The House Transportation and Infrastructure Committee has cleared a bill that would authorize $20 billion over five years in federal aid to Clean Water State Revolving Funds. But the bill may run into problems because of a provision that would require Davis-Bacon Act prevailing wages for projects the bill funds.

The legislation, approved March 20 by voice vote, authorizes $2 billion in fiscal 2003 for Clean Water SRFs. Funding would rise by $1 billion a year, topping out at $6 billion in fiscal 2007. The program's appropriation for 2002 is $1.35 billion.

The House panel bill's funding levels still would be subject to annual appropriations.

The committee added an amendment offered by Reps. Sue Kelly (R-N.Y.), Ellen Tauscher (D-Calif.) and Peter DeFazio (D-Ore.) that would require projects funded by the SRFs to be covered by Davis-Bacon. The amendment had the strong backing of committee Chairman Don Young (R-Alaska.). It also was supported by construction labor unions but opposed by the Associated Builders & Contractors. The committee cleared it by voice vote.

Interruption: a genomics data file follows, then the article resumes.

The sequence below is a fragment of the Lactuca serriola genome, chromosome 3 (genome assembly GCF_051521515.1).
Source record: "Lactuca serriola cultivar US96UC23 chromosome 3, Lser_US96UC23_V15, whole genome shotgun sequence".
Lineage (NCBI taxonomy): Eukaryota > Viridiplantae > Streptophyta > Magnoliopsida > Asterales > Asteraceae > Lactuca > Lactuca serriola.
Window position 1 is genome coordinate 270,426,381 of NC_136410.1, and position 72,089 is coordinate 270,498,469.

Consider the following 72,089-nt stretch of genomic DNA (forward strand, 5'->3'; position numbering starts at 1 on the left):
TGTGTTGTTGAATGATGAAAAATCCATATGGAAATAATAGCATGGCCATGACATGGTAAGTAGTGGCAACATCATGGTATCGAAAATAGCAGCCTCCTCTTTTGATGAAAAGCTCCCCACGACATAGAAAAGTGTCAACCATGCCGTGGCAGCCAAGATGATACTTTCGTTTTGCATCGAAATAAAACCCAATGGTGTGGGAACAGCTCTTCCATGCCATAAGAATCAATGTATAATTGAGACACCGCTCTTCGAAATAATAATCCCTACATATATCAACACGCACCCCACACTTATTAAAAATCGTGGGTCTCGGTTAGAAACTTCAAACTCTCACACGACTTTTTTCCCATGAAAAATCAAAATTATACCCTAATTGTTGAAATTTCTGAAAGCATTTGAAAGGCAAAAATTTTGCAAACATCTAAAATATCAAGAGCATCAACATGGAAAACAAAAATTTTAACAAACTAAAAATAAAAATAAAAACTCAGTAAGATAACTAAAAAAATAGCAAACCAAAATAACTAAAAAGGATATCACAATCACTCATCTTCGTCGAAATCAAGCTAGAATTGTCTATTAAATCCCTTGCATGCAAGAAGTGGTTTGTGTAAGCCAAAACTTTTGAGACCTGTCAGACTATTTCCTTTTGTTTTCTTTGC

But Rep. Mike Rogers (R-Mich.) warned that with the Kelly-Tauscher-DeFazio amendment attached, the measure would be blocked from further consideration. With the amendment, "This bill comes to a screeching halt," he said.

Rogers offered an alternative that would narrow the projects to be covered by Davis-Bacon, but his proposal was defeated.

Ken Kirk, executive director of the Association of Metropolitan Sewerage Agencies, says that with the higher funding levels and large federal commitment to the Clean Water program, the bill is "an important first step." Compared with the funding levels of the past several years, he says, "This is a sea change...."

In the Senate, a bill introduced on Feb. 15 by fisheries, wildlife and water subcommittee Chairman Bob Graham (D-Fla.) would authorize $20 billion over five years for Clean Water SRFs plus $15 billion in that span for drinking water SRFs. There has been no committee action on Graham's bill yet, other than a hearing. An Environmental Protection Agency official testified that the administration feels the funding level in Graham's proposal is too high.

The House committee's bill doesn't deal with the drinking water SRFs because that program is under the jurisdiction of the House Commerce Committee.